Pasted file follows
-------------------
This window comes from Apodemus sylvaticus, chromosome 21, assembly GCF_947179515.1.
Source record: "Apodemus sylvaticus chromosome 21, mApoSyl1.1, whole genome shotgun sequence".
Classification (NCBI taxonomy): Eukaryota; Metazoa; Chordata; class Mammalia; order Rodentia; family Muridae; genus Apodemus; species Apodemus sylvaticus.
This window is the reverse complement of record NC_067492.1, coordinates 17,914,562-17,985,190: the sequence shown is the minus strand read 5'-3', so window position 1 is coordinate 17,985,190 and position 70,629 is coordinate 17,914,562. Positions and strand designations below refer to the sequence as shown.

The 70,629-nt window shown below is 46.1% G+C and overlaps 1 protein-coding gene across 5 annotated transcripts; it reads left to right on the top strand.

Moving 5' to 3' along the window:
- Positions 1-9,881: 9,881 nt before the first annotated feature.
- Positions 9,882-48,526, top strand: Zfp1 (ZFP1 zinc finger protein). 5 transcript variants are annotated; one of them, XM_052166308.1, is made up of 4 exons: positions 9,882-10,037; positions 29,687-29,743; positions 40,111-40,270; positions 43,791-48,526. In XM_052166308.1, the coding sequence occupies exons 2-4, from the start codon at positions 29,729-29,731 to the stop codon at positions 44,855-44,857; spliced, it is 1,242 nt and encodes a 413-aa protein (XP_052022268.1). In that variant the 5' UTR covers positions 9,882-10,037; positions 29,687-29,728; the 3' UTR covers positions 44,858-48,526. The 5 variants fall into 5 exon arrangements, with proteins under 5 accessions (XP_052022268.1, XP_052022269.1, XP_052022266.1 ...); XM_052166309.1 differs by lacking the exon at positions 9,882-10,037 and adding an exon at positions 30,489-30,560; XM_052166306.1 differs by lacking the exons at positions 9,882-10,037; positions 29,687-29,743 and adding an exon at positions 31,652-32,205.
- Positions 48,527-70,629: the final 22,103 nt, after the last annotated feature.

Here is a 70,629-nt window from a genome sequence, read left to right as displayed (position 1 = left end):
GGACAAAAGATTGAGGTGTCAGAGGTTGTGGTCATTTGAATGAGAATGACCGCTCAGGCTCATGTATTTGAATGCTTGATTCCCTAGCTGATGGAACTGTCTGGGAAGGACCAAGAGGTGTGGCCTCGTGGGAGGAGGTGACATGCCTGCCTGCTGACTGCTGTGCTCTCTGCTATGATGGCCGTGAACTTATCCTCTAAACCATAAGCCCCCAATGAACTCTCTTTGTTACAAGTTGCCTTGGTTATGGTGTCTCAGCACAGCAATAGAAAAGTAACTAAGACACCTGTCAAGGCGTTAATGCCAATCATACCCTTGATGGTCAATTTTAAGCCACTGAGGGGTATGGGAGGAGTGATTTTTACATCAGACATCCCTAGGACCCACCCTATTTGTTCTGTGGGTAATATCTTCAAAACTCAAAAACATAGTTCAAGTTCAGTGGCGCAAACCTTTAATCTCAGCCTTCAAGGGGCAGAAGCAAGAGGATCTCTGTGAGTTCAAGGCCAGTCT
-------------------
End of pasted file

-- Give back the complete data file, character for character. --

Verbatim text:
This window comes from Apodemus sylvaticus, chromosome 21, assembly GCF_947179515.1.
Source record: "Apodemus sylvaticus chromosome 21, mApoSyl1.1, whole genome shotgun sequence".
Classification (NCBI taxonomy): Eukaryota; Metazoa; Chordata; class Mammalia; order Rodentia; family Muridae; genus Apodemus; species Apodemus sylvaticus.
This window is the reverse complement of record NC_067492.1, coordinates 17,914,562-17,985,190: the sequence shown is the minus strand read 5'-3', so window position 1 is coordinate 17,985,190 and position 70,629 is coordinate 17,914,562. Positions and strand designations below refer to the sequence as shown.

The 70,629-nt window shown below is 46.1% G+C and overlaps 1 protein-coding gene across 5 annotated transcripts; it reads left to right on the top strand.

Moving 5' to 3' along the window:
- Positions 1-9,881: 9,881 nt before the first annotated feature.
- Positions 9,882-48,526, top strand: Zfp1 (ZFP1 zinc finger protein). 5 transcript variants are annotated; one of them, XM_052166308.1, is made up of 4 exons: positions 9,882-10,037; positions 29,687-29,743; positions 40,111-40,270; positions 43,791-48,526. In XM_052166308.1, the coding sequence occupies exons 2-4, from the start codon at positions 29,729-29,731 to the stop codon at positions 44,855-44,857; spliced, it is 1,242 nt and encodes a 413-aa protein (XP_052022268.1). In that variant the 5' UTR covers positions 9,882-10,037; positions 29,687-29,728; the 3' UTR covers positions 44,858-48,526. The 5 variants fall into 5 exon arrangements, with proteins under 5 accessions (XP_052022268.1, XP_052022269.1, XP_052022266.1 ...); XM_052166309.1 differs by lacking the exon at positions 9,882-10,037 and adding an exon at positions 30,489-30,560; XM_052166306.1 differs by lacking the exons at positions 9,882-10,037; positions 29,687-29,743 and adding an exon at positions 31,652-32,205.
- Positions 48,527-70,629: the final 22,103 nt, after the last annotated feature.

Here is a 70,629-nt window from a genome sequence, read left to right as displayed (position 1 = left end):
GGACAAAAGATTGAGGTGTCAGAGGTTGTGGTCATTTGAATGAGAATGACCGCTCAGGCTCATGTATTTGAATGCTTGATTCCCTAGCTGATGGAACTGTCTGGGAAGGACCAAGAGGTGTGGCCTCGTGGGAGGAGGTGACATGCCTGCCTGCTGACTGCTGTGCTCTCTGCTATGATGGCCGTGAACTTATCCTCTAAACCATAAGCCCCCAATGAACTCTCTTTGTTACAAGTTGCCTTGGTTATGGTGTCTCAGCACAGCAATAGAAAAGTAACTAAGACACCTGTCAAGGCGTTAATGCCAATCATACCCTTGATGGTCAATTTTAAGCCACTGAGGGGTATGGGAGGAGTGATTTTTACATCAGACATCCCTAGGACCCACCCTATTTGTTCTGTGGGTAATATCTTCAAAACTCAAAAACATAGTTCAAGTTCAGTGGCGCAAACCTTTAATCTCAGCCTTCAAGGGGCAGAAGCAAGAGGATCTCTGTGAGTTCAAGGCCAGTCT